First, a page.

A week after they started living at the campground, this one boy, Taylor Johnson, came over and sat down next to Lisa during lunch.  She slapped him when his hand reached over toward her lap under the table.

Taylor, a tall, sandy-blonde senior who was on the football team, looked at Lisa like she totally misunderstood.

“Hey!  Hey!” he clamored. 

He tenderly took her hand, the one she had just tried to hit him with, and slipped a fifty-dollar bill into it.

List looked down at it bewildered. 

Quickly she stuck it down in her lap so no one else could see.  She didn’t understand.  She had never even spoken to Taylor Johnson before.

She watched as his face slowly turn red.  He leaned in and whispered.  “I grew up in Miami before I moved here.” 

As he leaned back their eyes met.

“I was homeless before,” he mouthed to her so no one else could hear.  And just like that, Taylor Johnson—senior, football player, formerly stuck up, no good, fake, plastic type—nodded to her like they had always been friends.

Three weeks later Lisa’s dad received some money from his sister out in Mesa, Arizona.  He also was able to get a 1-night a week job at Vito Marcello’s Italian Bistro, where he cleaned the kitchen on Sunday nights.  He only worked 4 hours, but they paid him a whole day’s wage.  They also packed him a huge basket of freshly cooked Italian goods to take home with him—veal parmesan, Tuscan veal chops, Joseph’s special lasagna, and rigatoni and meatballs for the kids.  Between the restaurant and the money his sister sent, Sherwood managed to get his family out of the campground and into the Stardust Hotel over by the edge of town. 

Lisa was shocked to find that there was a school bus stop right there at the hotel every morning.  Ten other local families who had been dispossessed from their homes were all quietly living there now too.

Soon the job over at Vito’s turned into a three-night a week gig.  Pamela eventually got a part-time job at the Bavarian Chocolate Haus in town.  Kyle and Lola stuffed themselves each night with every sort of chocolate.  One night when Lisa was looking for her sneakers she found her younger sister’s Cinderella slippers stuffed full of dark pecan turtles, coconut clusters, and dark chocolates dipped in apricot.  Lisa didn’t have the heart to say anything to Lola.  But it almost made her want to cry.

At night when she couldn’t sleep Lisa would get up and go out jogging.  At 11 o’clock one night she quietly got up, crept out the hotel door, and left her family at the Stardust so she could run some of her anxiety off.

Running at night under the stars in the moonlight with the mountain peaks poking through these large holes in the clouds made Lisa feel like she was alive again; far away from the place where she had to exist during the daytime.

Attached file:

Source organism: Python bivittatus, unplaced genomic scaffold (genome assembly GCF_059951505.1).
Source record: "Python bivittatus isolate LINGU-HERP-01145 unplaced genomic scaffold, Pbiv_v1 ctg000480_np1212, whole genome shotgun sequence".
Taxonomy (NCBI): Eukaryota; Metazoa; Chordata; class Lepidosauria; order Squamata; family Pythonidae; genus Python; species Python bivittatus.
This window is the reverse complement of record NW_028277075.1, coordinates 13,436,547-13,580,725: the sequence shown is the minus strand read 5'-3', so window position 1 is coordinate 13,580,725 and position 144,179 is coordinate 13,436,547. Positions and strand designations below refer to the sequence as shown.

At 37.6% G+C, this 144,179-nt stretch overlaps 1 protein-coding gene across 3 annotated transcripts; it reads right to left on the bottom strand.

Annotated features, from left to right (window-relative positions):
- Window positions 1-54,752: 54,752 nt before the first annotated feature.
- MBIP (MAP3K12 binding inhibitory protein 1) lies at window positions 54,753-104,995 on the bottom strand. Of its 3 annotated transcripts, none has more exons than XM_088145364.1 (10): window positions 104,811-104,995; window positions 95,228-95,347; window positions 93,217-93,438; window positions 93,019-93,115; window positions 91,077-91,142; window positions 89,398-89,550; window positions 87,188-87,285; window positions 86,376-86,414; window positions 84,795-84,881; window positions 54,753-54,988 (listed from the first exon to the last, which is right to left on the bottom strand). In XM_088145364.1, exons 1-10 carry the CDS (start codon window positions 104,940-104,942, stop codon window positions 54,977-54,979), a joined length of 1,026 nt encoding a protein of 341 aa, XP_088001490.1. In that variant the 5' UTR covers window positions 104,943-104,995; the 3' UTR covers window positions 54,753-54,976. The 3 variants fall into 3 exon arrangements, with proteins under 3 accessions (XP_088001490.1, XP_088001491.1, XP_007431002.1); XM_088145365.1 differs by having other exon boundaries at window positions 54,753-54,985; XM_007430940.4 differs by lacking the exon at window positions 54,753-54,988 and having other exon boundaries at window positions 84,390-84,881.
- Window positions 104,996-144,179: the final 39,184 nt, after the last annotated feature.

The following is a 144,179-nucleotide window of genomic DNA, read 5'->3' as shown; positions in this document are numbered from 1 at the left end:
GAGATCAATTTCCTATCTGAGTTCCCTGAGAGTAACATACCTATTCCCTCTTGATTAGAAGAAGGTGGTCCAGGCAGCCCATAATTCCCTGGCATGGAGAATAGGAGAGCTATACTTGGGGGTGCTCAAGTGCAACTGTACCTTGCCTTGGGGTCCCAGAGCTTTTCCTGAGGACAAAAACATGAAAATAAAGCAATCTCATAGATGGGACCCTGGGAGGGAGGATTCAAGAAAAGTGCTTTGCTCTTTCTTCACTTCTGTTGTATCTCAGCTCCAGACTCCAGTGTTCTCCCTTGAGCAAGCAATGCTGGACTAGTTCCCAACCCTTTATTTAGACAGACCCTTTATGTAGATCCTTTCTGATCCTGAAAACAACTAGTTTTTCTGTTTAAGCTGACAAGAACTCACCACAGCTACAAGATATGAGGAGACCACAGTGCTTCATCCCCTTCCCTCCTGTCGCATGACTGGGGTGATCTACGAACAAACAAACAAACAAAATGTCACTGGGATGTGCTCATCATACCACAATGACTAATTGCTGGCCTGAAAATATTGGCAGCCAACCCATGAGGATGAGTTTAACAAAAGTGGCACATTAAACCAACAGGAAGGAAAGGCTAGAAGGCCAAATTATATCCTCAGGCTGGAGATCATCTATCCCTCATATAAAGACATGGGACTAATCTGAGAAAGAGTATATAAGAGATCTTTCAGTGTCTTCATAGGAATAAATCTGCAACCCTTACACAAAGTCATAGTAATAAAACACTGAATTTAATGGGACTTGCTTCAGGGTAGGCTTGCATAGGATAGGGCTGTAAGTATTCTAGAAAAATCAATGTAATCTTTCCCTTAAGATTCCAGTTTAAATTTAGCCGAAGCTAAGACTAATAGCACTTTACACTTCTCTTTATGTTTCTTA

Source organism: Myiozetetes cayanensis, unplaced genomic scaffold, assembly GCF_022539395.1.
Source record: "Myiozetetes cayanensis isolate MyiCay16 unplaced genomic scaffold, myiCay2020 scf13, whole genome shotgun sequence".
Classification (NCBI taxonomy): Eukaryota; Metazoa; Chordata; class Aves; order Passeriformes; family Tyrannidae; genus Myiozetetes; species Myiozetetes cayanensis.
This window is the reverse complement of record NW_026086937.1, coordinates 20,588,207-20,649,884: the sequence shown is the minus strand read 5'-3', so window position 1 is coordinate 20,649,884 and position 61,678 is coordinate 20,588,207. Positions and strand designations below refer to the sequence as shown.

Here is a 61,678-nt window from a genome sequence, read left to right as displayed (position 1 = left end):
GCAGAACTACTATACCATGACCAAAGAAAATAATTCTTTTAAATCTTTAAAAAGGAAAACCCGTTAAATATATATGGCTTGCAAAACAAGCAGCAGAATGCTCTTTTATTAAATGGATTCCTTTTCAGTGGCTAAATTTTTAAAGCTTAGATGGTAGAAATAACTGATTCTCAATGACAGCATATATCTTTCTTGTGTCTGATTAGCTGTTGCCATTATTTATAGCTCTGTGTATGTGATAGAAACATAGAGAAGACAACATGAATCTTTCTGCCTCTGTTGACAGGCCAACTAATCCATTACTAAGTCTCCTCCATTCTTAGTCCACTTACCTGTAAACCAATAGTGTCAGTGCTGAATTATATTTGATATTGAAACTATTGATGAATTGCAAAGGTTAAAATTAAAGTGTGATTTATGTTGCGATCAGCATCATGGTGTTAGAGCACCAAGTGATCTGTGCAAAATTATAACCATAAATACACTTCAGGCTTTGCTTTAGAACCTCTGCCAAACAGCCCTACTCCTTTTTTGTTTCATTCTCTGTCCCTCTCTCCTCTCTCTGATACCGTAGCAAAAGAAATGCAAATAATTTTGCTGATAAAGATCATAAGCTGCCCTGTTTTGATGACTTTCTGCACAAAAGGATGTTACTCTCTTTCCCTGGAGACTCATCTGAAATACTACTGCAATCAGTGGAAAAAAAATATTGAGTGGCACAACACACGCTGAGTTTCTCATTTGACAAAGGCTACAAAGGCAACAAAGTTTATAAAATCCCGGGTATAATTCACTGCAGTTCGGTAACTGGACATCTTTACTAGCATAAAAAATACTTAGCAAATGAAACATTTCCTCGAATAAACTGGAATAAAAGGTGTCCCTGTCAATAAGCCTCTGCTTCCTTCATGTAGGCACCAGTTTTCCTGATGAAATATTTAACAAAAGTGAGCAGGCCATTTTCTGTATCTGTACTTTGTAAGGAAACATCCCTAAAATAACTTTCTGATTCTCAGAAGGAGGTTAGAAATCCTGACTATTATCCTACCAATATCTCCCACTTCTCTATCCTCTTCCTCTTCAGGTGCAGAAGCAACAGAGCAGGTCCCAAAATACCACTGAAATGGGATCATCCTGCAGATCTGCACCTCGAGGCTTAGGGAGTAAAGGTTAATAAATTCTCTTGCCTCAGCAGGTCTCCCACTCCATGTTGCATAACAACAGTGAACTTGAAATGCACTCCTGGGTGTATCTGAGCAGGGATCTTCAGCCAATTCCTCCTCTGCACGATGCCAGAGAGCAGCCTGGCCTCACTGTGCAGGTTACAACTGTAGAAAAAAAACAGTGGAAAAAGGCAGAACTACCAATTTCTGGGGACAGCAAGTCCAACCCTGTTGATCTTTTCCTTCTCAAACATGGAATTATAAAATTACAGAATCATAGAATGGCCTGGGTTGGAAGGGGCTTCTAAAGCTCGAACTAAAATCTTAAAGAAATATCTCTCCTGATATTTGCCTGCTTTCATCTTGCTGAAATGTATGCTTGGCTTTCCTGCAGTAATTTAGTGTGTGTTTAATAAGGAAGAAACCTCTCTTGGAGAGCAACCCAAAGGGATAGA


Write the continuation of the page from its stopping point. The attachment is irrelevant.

She tried to picture her future as she ran.  Where she would go to college.  What city she would live in.  The green color of the eyes of the boy she knew she would marry someday.  But the faster she pushed herself, the further away she got from what she was running away from, the more these pictures became abstract and in blocks of blue and gray, disheveled pieces of emotion, distant specks of brown and yellow paint drizzled over her mind until it looked like the wild colors of nest and string in Jackson Pollock’s No. 5, 1948. 

Jogging by the empty parking lot at Wal-Mart Lisa noticed these two jacked up white pickup trucks off by the side where the dumpsters resided.

As she ran across the parking lot one of the white pickup trucks lights came on.

The next thing she knew it was driving fast across the parking lot, screeching to a halt in a cloud of smoke right in front of her like in the movies.

Three boys, all juniors, jumped out the windows of the pickup truck.

With great swagger, they came walking over to her.

Tommy Matson was the only one she recognized.  He grabbed her by the arm.  He then started to pull at her T-shirt like he was playfully trying to rip it off her.

“We’ll give you a ride home … if … you know?” he said.  His eyes gazed down at his crotch.

“I don’t want a ride home.  Especially from you.”

The next thing she knew Taylor Johnson’s bright yellow 1971 Plymouth Barracuda came driving up fast behind all of them. 

All three boys scattered like cockroaches.

Taylor jumped out of his Barracuda, his hands half-making a symbol like a gun as he yelled at the top of his lungs.  “You call that a truck?  Piece of junk!”

Lisa stood there trembling.

“Thank you,” she said.   Her arms wrapped around Taylor as he stared at the  three boys who were driving away now. 

Quickly, she changed gears and kissed him on the cheek.  She noticed his mouth and arms didn’t reciprocate. 

She leaned back, mortified, because she thought maybe he thought she was this pathetic, homeless, freak. 

“I’m sorry,” she said.  “I didn’t mean that.”

He looked at her so damn beautiful.   

He reached his hand over to her chin, where he gently turned her face so she had to look at him.  He then tenderly touched her blonde hair with his other hand. 

A quick smile flashed up on his face.

“You’re beautiful, Lisa Van Essen,” he told her.  “No matter where you live.  It doesn’t even matter.” 

He leaned forward and gently kissed her on the mouth; and then they kissed a little longer until she leaned back, because she was terribly embarrassed at how dripping wet she was from having been jogging earlier.

As she took a deep breath Lisa watched him start to back away. 

When he got to his open front door he nodded for her to get in his yellow Barracuda.  “I’ll take you back to your hotel,” he said.

She felt sick. 

“You know where I live?” she asked.  There was disappointment in her voice now.

Taylor nodded his head yes.  “Everyone knows,” he said.  He shrugged his shoulders like it was no big deal to him.  “It means nothing, Lisa.  Trust me.  I know. 

“Home is in here,” he said.  His hand pointed at his head, and then at his heart.

This pain ebbed through her chest.  She felt sick and excited and turned on all in the same breath.  She nodded her head, yes, because she wanted so much to believe what he was telling her.